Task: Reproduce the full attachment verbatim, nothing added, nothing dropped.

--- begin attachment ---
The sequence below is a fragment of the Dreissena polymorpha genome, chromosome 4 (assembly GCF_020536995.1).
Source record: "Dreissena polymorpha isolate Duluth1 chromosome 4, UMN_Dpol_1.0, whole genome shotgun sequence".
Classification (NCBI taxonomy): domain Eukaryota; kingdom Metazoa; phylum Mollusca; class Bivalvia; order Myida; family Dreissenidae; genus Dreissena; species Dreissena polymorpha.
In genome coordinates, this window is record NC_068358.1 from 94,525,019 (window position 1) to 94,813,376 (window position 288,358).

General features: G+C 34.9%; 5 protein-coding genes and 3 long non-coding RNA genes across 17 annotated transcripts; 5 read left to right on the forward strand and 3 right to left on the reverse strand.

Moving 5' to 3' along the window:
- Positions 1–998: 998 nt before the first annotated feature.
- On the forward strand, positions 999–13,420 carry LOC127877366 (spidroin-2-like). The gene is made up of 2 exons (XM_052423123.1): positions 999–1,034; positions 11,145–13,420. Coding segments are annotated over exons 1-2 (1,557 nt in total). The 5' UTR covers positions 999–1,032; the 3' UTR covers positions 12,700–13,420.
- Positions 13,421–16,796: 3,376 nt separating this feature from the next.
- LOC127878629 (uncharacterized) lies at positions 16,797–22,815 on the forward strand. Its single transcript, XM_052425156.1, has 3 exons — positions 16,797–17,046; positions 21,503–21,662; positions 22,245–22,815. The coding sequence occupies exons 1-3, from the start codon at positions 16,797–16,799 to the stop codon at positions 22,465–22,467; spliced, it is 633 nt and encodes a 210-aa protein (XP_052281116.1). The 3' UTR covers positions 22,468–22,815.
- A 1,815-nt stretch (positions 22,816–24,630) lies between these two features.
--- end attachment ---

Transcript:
The sequence below is a fragment of the Dreissena polymorpha genome, chromosome 4 (assembly GCF_020536995.1).
Source record: "Dreissena polymorpha isolate Duluth1 chromosome 4, UMN_Dpol_1.0, whole genome shotgun sequence".
Classification (NCBI taxonomy): domain Eukaryota; kingdom Metazoa; phylum Mollusca; class Bivalvia; order Myida; family Dreissenidae; genus Dreissena; species Dreissena polymorpha.
In genome coordinates, this window is record NC_068358.1 from 94,525,019 (window position 1) to 94,813,376 (window position 288,358).

General features: G+C 34.9%; 5 protein-coding genes and 3 long non-coding RNA genes across 17 annotated transcripts; 5 read left to right on the forward strand and 3 right to left on the reverse strand.

Moving 5' to 3' along the window:
- Positions 1–998: 998 nt before the first annotated feature.
- On the forward strand, positions 999–13,420 carry LOC127877366 (spidroin-2-like). The gene is made up of 2 exons (XM_052423123.1): positions 999–1,034; positions 11,145–13,420. Coding segments are annotated over exons 1-2 (1,557 nt in total). The 5' UTR covers positions 999–1,032; the 3' UTR covers positions 12,700–13,420.
- Positions 13,421–16,796: 3,376 nt separating this feature from the next.
- LOC127878629 (uncharacterized) lies at positions 16,797–22,815 on the forward strand. Its single transcript, XM_052425156.1, has 3 exons — positions 16,797–17,046; positions 21,503–21,662; positions 22,245–22,815. The coding sequence occupies exons 1-3, from the start codon at positions 16,797–16,799 to the stop codon at positions 22,465–22,467; spliced, it is 633 nt and encodes a 210-aa protein (XP_052281116.1). The 3' UTR covers positions 22,468–22,815.
- A 1,815-nt stretch (positions 22,816–24,630) lies between these two features.